August 28, 2017
Researchers from the NIH Clinical Center Rehabilitation Medicine Department have created the first robotic exoskeleton that demonstrated significant reduction among crouch gait in children and adolescents with cerebral palsy, according to results recently published in Science Translational Medicine.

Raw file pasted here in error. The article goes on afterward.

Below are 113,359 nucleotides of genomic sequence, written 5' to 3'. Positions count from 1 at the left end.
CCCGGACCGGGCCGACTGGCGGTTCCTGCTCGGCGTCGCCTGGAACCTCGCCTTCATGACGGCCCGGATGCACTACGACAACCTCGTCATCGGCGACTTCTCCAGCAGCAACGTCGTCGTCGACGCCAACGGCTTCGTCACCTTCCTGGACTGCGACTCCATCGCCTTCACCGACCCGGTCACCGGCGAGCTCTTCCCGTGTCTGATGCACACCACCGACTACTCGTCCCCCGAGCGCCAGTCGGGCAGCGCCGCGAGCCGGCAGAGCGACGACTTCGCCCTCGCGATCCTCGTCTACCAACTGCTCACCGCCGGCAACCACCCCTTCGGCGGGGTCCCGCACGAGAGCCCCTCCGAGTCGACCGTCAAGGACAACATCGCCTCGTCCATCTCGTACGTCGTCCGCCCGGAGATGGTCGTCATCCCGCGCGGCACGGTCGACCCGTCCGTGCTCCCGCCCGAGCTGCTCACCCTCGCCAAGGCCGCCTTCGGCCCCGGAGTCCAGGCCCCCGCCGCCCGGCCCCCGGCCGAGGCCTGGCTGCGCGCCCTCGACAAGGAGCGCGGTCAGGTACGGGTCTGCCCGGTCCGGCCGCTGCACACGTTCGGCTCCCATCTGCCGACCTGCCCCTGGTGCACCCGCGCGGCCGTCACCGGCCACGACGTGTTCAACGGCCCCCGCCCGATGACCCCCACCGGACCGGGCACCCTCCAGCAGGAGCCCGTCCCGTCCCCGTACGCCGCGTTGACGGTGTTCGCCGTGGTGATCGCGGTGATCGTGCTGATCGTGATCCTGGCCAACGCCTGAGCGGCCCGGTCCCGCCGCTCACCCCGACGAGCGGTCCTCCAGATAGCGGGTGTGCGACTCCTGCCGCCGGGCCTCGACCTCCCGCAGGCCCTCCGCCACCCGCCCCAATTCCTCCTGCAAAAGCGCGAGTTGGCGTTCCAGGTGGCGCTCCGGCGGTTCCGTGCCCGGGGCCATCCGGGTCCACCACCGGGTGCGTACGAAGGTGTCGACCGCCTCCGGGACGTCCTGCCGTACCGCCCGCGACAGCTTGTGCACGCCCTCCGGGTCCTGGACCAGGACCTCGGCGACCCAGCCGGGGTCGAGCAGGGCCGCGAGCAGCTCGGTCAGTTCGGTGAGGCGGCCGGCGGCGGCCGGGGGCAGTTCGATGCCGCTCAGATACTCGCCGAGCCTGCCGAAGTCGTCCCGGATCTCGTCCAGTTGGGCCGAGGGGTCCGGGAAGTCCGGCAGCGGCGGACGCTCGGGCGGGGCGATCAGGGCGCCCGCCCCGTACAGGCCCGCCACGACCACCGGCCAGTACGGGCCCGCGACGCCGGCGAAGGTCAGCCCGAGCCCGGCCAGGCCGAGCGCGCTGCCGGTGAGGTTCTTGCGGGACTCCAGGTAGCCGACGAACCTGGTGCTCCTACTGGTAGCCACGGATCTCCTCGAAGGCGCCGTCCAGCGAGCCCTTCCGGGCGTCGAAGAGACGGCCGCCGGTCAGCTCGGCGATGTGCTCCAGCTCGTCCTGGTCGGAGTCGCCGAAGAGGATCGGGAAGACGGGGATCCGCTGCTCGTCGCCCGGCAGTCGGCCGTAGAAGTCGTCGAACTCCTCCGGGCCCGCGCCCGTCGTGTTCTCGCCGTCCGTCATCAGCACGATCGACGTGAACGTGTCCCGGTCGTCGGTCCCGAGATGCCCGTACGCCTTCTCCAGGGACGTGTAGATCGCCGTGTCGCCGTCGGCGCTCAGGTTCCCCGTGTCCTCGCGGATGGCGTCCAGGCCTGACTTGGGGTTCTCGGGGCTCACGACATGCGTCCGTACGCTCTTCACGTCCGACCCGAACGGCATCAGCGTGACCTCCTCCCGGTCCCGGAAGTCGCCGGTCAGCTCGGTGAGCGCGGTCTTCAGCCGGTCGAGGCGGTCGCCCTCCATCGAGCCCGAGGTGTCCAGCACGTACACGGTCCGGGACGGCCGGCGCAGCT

“Most wearable exoskeletons have been designed for adults with paralysis, with the exoskeleton replacing the lost function of the user’s,” researcher Thomas C. Bulea, PhD, staff scientist in the NIH Clinical Center Department of Rehabilitator Medicine, said in a press release from the NIH. “We sought to create a device that could safety and effectively improve the posture of children with crouch gait while they walked. The improvements in their walking along with their preserved muscle activity, make us optimistic that our approach could train a new walking pattern in these children if deployed over an extended time.”